2. The Market Is Expanding

R&D spending in the medical devices industry is expected to grow at a CAGR of 5.6% and reach $36.4B by 2021, largely attributable to investments in advanced technologies. An extensive rating done by us – Zinnov Zones ratings gives a comprehensive view of R&D spend across verticals. One thing that emerges clearly is that technology-driven products and solutions will be an immediate focus area for the OEMs to compete in the market of the future.

This has had a direct impact on the rapid growth of emerging markets. The major focus is on developing cost-effective and scalable healthcare solutions to cater to many patients. A fewer number of medical professionals, enablement of telemedicine, homecare, and remote monitoring services are driving healthcare providers to leverage IoT in emerging geographies. OEMs are increasingly leveraging their existing expertise along with developing new-age digital capabilities to cater to the fast-growing market in emerging geographies.

3. Business Model – Building New Frontiers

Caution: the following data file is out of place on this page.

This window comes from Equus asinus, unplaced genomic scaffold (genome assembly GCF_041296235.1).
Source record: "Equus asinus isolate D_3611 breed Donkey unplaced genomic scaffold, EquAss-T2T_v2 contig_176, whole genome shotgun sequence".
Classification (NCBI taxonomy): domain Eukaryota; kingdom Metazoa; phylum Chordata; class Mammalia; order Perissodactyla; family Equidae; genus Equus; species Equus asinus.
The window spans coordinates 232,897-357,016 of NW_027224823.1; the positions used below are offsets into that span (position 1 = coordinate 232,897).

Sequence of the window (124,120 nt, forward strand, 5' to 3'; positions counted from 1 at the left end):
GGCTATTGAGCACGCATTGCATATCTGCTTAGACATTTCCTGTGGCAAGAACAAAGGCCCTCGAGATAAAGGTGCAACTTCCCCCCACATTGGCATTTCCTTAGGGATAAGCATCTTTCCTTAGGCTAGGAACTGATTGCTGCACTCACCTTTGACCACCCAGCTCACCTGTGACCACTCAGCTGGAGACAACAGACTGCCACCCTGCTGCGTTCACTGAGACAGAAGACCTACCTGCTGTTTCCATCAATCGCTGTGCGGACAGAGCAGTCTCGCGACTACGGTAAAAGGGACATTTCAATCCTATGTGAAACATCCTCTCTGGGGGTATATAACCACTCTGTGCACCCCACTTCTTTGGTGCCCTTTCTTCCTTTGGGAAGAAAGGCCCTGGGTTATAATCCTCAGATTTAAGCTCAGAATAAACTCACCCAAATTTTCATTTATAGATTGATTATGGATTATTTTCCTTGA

With increased connectivity between devices, physicians, and consumers, there is a demand for high quality, personalized, and patient-centric care. Today, the healthcare industry is witnessing a tectonic shift in business models, where volume-based fee-for-service models are shifting to new incentive models that focus on value-based metrics. Traditionally, OEMs have been able to compete with conventional business models without requiring much differentiation. However, a long-term strategy would necessitate OEMs to create innovative and sustainable business models that will lead to efficient healthcare delivery, reduced costs, and improved medical outcomes.

4. A Practical Guide To Regulations

Currently, there are terabytes of health-related data being generated, creating fundamental questions about patient privacy and safety. Regulatory authorities are still evaluating out the implications of new technologies on patient security and care, albeit incrementally. The reality is that data breaches not only cost a lot of money to the healthcare providers but also compromises patient safety as well. According to a report by Protenus, the year 2016 witnessed 450 data security breaches, compromising the safety of more than 27 million patient records in the US alone. The need to find a balance between advancements and to protect patient security and safety is, therefore, paramount.

The Lay of the ‘Medical Devices’ Land

Leaders becoming more proactive than reactive

With increasing competition, leaders in the medical devices industry are becoming more proactive than reactive, as far as developing innovative products and solutions are concerned.

The Big Three, the leaders, i.e., GE Healthcare, Philips Healthcare, and Siemens Healthineers are ahead in the game with their innovative and intelligent offerings.